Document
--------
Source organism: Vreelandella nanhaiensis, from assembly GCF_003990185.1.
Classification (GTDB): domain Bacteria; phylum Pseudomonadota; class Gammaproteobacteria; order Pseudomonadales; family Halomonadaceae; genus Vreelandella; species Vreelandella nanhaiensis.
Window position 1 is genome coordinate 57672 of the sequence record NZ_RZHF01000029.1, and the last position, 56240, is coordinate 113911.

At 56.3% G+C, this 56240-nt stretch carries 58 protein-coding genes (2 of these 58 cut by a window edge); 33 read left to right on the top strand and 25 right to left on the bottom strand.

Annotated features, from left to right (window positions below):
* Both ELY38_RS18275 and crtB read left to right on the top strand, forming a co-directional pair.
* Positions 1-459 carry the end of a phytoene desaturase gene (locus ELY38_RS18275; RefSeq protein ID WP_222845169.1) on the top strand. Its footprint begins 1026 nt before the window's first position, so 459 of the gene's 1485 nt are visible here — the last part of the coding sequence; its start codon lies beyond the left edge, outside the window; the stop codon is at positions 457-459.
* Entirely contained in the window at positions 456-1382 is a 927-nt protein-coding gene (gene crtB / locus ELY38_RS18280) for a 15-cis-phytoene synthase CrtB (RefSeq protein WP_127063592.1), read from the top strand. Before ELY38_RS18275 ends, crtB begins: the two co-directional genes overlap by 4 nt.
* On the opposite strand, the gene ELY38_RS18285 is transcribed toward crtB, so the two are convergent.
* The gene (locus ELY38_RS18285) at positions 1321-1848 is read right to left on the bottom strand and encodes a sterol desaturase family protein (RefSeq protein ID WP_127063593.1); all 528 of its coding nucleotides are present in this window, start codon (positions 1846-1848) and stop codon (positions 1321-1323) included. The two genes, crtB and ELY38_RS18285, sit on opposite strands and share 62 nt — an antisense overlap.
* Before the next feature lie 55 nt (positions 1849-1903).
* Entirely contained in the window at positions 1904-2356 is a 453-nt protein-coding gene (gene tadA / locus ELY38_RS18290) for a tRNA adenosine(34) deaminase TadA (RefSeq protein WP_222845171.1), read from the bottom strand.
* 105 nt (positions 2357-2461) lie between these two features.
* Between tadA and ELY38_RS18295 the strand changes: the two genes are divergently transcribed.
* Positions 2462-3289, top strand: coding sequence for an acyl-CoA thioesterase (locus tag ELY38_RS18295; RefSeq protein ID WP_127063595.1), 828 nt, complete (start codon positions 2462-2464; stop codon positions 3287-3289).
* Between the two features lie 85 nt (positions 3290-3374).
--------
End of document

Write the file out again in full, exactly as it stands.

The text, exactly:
Source organism: Vreelandella nanhaiensis, from assembly GCF_003990185.1.
Classification (GTDB): domain Bacteria; phylum Pseudomonadota; class Gammaproteobacteria; order Pseudomonadales; family Halomonadaceae; genus Vreelandella; species Vreelandella nanhaiensis.
Window position 1 is genome coordinate 57672 of the sequence record NZ_RZHF01000029.1, and the last position, 56240, is coordinate 113911.

At 56.3% G+C, this 56240-nt stretch carries 58 protein-coding genes (2 of these 58 cut by a window edge); 33 read left to right on the top strand and 25 right to left on the bottom strand.

Annotated features, from left to right (window positions below):
* Both ELY38_RS18275 and crtB read left to right on the top strand, forming a co-directional pair.
* Positions 1-459 carry the end of a phytoene desaturase gene (locus ELY38_RS18275; RefSeq protein ID WP_222845169.1) on the top strand. Its footprint begins 1026 nt before the window's first position, so 459 of the gene's 1485 nt are visible here — the last part of the coding sequence; its start codon lies beyond the left edge, outside the window; the stop codon is at positions 457-459.
* Entirely contained in the window at positions 456-1382 is a 927-nt protein-coding gene (gene crtB / locus ELY38_RS18280) for a 15-cis-phytoene synthase CrtB (RefSeq protein WP_127063592.1), read from the top strand. Before ELY38_RS18275 ends, crtB begins: the two co-directional genes overlap by 4 nt.
* On the opposite strand, the gene ELY38_RS18285 is transcribed toward crtB, so the two are convergent.
* The gene (locus ELY38_RS18285) at positions 1321-1848 is read right to left on the bottom strand and encodes a sterol desaturase family protein (RefSeq protein ID WP_127063593.1); all 528 of its coding nucleotides are present in this window, start codon (positions 1846-1848) and stop codon (positions 1321-1323) included. The two genes, crtB and ELY38_RS18285, sit on opposite strands and share 62 nt — an antisense overlap.
* Before the next feature lie 55 nt (positions 1849-1903).
* Entirely contained in the window at positions 1904-2356 is a 453-nt protein-coding gene (gene tadA / locus ELY38_RS18290) for a tRNA adenosine(34) deaminase TadA (RefSeq protein WP_222845171.1), read from the bottom strand.
* 105 nt (positions 2357-2461) lie between these two features.
* Between tadA and ELY38_RS18295 the strand changes: the two genes are divergently transcribed.
* Positions 2462-3289, top strand: coding sequence for an acyl-CoA thioesterase (locus tag ELY38_RS18295; RefSeq protein ID WP_127063595.1), 828 nt, complete (start codon positions 2462-2464; stop codon positions 3287-3289).
* Between the two features lie 85 nt (positions 3290-3374).